Image source. Copyright 2012, Paramount Pictures.
Earth about to be destroyed
And with that haiku that took me two seconds to make, I have given a complete description of the uninspired, dull, half-baked piece of hackneyed trash otherwise known as Marvel’s The Avengers. Four years ago, this was the movie that broke all box office records (which were then broken by Star Wars last December). It boasts a 92% on Rotten Tomatoes and an 8.1 on IMDb. How? Why? I still can’t figure out. After all, the initial sensation of seeing all your favorite Marvel superheroes together on one screen can only do so much in the face of the most painfully undeveloped plotlines, characters, and visuals. Right?
Perhaps we shouldn’t be surprised. Hollywood is a business, after all. It needs money – and the simplistic world-on-fire concept driving The Avengers does at least rake in cash. Watching this movie, you can just see the honchos at Marvel Studios plotting the best way to make the biggest profit with the least amount of effort. Their thought process probably went something like this:
Hmmmmm, we need to make another movie. And we need a profit, bad. But darn it, we just have to be out of all the cool superheroes…OH WAIT! (Lightbulb) They liked Thor, they enjoyed Captain America, and they loved Iron Man. Why don’t we just put ‘em all together? OMG, that’s perfect! Oh, and of course let’s throw in all the usual angsty personal background stories, painfully cliché teamwork obstacles, melodramatic do-or-die scenarios, villains with zero nuance, ridiculously confrontational dialogue that only sounds cool – and, of course, big, big, BIG explosions! Never mind that all together, it’s fairly meaningless, or that it’s been done before, or that all that tension and fighting doesn’t go anywhere in the end. After all, isn’t it just so awesome to see all those people and buildings go boom boom boom?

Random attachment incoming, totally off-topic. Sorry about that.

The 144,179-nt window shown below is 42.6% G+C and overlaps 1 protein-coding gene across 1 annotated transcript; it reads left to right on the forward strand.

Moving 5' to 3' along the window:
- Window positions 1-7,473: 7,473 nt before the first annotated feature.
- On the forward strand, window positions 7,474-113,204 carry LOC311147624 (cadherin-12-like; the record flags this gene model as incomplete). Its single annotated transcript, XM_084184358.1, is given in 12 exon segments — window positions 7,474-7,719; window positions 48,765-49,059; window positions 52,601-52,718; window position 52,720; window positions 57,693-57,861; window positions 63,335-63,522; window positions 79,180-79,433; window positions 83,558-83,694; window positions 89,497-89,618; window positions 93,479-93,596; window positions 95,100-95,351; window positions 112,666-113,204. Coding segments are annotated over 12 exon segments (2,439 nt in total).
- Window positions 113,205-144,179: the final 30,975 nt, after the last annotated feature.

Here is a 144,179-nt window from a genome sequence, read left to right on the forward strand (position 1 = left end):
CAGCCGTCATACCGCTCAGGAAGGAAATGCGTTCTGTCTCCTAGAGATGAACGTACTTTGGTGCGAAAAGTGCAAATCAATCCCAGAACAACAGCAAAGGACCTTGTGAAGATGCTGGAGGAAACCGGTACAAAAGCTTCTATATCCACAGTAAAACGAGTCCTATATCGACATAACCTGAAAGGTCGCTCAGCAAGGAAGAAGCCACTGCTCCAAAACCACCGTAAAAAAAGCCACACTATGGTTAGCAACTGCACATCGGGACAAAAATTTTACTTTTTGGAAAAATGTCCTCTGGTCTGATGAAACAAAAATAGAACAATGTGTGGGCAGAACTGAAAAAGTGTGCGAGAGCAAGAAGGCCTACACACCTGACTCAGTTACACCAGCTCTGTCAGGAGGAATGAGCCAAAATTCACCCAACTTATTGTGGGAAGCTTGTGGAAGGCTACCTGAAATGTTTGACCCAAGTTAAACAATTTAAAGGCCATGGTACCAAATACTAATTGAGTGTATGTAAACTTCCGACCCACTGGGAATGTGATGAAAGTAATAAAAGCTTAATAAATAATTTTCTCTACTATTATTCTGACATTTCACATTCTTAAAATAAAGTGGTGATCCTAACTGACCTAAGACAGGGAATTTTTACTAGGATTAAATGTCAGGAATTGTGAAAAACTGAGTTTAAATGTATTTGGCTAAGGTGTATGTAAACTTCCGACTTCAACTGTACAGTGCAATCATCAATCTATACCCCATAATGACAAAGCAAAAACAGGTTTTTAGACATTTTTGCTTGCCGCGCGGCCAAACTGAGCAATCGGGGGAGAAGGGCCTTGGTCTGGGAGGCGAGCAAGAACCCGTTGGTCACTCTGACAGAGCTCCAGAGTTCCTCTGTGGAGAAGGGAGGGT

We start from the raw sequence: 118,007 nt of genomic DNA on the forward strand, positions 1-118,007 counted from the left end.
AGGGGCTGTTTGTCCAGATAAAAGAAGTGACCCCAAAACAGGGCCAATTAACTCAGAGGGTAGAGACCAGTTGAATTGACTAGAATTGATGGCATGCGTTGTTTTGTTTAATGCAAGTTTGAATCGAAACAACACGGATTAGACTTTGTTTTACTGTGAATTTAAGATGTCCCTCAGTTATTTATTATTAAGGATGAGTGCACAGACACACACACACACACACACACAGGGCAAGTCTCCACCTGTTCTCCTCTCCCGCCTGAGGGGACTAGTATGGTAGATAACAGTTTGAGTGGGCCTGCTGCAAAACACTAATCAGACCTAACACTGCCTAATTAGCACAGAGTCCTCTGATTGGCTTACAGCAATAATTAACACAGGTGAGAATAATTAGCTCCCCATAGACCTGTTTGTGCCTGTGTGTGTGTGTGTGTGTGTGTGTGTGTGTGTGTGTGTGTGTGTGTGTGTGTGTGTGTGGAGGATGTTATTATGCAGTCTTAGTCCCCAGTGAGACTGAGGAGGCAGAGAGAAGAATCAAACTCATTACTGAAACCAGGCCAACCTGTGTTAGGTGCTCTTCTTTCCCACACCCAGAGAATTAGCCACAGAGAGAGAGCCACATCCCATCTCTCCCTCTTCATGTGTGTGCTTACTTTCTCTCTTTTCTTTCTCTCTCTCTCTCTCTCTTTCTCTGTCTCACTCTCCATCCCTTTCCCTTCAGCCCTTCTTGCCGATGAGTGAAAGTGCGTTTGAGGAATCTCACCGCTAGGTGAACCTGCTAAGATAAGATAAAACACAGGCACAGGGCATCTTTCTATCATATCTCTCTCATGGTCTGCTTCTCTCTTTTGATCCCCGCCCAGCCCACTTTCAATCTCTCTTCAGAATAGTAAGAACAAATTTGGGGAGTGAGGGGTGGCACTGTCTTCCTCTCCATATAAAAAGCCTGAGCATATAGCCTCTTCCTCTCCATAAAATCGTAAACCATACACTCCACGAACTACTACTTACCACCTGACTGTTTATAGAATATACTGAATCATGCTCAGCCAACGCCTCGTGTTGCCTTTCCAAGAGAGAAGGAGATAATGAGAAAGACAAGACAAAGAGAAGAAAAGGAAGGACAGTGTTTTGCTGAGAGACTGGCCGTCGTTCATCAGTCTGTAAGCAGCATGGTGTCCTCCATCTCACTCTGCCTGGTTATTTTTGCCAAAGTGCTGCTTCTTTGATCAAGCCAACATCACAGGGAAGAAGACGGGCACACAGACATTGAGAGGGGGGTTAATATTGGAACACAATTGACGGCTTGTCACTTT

All right, I concede – if you’re feeling completely enervated and need something to get your adrenaline rushing, The Avengers will suit your taste. There *is* a lot of boom boom boom, sinister villains acting sinister, heroes sacrificing heroically, cool people acting cool and important. It’ll easily check off all the boxes needed to make you go “Ooh” and “Aah.” But when the fireworks all die down, you only need to look at something like The Dark Knight to realize that superhero movies can be so much better than this. Star Wars: Episode VII suffered from the same problem of meaningless melodrama, but it at least had an ubiquitous brand name and a cultural legacy to keep it afloat. Perhaps I don’t read enough comic books or watch enough superhero movies, but I don’t think Thor, Black Widow, and Captain America quite have the same kind of universal appeal. So there’s very little that can save this movie from being one long eyesore.
Not all movies have to be profound or earth-shattering, of course. That’s a bar very, very few movies can meet. A lot of movies are simply meant to be entertaining, and in that sense, if this kind of thing appeals to you, The Avengers might make the cut. But even “fun” movies still have to have some kind of basic thought process, some kind of indication that the guys who made it wanted to make it interesting. With The Avengers, it’s abundantly clear that Marvel Studios only wanted to make money. It never goes beyond the superficially awe-inspiring superhero boss battle scenarios all elementary schoolers dream up at naptime. In Marvel’s defense, however, the movie *did* end up making a lot of money – $623 million at the domestic box office is no small feat. So I suppose you can call it a success. It accomplished that much, at least.
Marvel’s The Avengers (2012)
Starring: Robert Downey, Jr., Scarlett Johansson, Samuel Jackson, Chris Evans, Chris Hemsworth, Mark Ruffalo, Jeremy Renner, Tom Hiddleston
Running Time: 142 minutes
Produced by: Kevin Feige
Directed by: Joss Whedon
Written by: Joss Whedon, Zak Penn